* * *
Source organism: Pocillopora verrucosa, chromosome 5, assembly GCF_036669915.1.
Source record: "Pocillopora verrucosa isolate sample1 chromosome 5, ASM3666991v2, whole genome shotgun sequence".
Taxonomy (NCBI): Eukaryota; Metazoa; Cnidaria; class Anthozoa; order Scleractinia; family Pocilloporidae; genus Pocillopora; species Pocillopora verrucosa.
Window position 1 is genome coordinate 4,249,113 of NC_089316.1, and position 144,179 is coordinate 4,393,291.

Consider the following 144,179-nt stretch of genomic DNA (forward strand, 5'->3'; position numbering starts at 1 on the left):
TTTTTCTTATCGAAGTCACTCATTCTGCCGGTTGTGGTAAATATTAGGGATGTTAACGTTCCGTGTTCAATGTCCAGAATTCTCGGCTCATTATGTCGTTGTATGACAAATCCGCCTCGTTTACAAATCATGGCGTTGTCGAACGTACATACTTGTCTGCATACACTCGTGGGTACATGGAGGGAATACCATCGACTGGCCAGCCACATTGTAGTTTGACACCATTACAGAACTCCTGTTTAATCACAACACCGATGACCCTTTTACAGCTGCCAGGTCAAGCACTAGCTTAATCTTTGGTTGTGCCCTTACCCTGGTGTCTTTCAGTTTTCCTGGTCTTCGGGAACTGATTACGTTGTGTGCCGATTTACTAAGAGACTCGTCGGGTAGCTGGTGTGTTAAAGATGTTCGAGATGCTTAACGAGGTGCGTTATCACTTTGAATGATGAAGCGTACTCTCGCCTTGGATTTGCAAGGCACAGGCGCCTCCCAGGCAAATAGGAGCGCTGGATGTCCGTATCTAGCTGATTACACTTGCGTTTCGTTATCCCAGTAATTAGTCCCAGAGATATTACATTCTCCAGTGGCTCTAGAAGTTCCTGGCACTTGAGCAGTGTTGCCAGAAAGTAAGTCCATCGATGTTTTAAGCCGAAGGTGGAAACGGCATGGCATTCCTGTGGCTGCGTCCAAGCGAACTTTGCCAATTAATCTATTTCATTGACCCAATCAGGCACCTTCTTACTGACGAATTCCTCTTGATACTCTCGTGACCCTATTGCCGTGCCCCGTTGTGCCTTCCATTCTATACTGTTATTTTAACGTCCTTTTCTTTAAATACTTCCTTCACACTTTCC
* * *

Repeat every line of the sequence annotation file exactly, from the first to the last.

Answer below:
Source organism: Pocillopora verrucosa, chromosome 5, assembly GCF_036669915.1.
Source record: "Pocillopora verrucosa isolate sample1 chromosome 5, ASM3666991v2, whole genome shotgun sequence".
Taxonomy (NCBI): Eukaryota; Metazoa; Cnidaria; class Anthozoa; order Scleractinia; family Pocilloporidae; genus Pocillopora; species Pocillopora verrucosa.
Window position 1 is genome coordinate 4,249,113 of NC_089316.1, and position 144,179 is coordinate 4,393,291.

Consider the following 144,179-nt stretch of genomic DNA (forward strand, 5'->3'; position numbering starts at 1 on the left):
TTTTTCTTATCGAAGTCACTCATTCTGCCGGTTGTGGTAAATATTAGGGATGTTAACGTTCCGTGTTCAATGTCCAGAATTCTCGGCTCATTATGTCGTTGTATGACAAATCCGCCTCGTTTACAAATCATGGCGTTGTCGAACGTACATACTTGTCTGCATACACTCGTGGGTACATGGAGGGAATACCATCGACTGGCCAGCCACATTGTAGTTTGACACCATTACAGAACTCCTGTTTAATCACAACACCGATGACCCTTTTACAGCTGCCAGGTCAAGCACTAGCTTAATCTTTGGTTGTGCCCTTACCCTGGTGTCTTTCAGTTTTCCTGGTCTTCGGGAACTGATTACGTTGTGTGCCGATTTACTAAGAGACTCGTCGGGTAGCTGGTGTGTTAAAGATGTTCGAGATGCTTAACGAGGTGCGTTATCACTTTGAATGATGAAGCGTACTCTCGCCTTGGATTTGCAAGGCACAGGCGCCTCCCAGGCAAATAGGAGCGCTGGATGTCCGTATCTAGCTGATTACACTTGCGTTTCGTTATCCCAGTAATTAGTCCCAGAGATATTACATTCTCCAGTGGCTCTAGAAGTTCCTGGCACTTGAGCAGTGTTGCCAGAAAGTAAGTCCATCGATGTTTTAAGCCGAAGGTGGAAACGGCATGGCATTCCTGTGGCTGCGTCCAAGCGAACTTTGCCAATTAATCTATTTCATTGACCCAATCAGGCACCTTCTTACTGACGAATTCCTCTTGATACTCTCGTGACCCTATTGCCGTGCCCCGTTGTGCCTTCCATTCTATACTGTTATTTTAACGTCCTTTTCTTTAAATACTTCCTTCACACTTTCC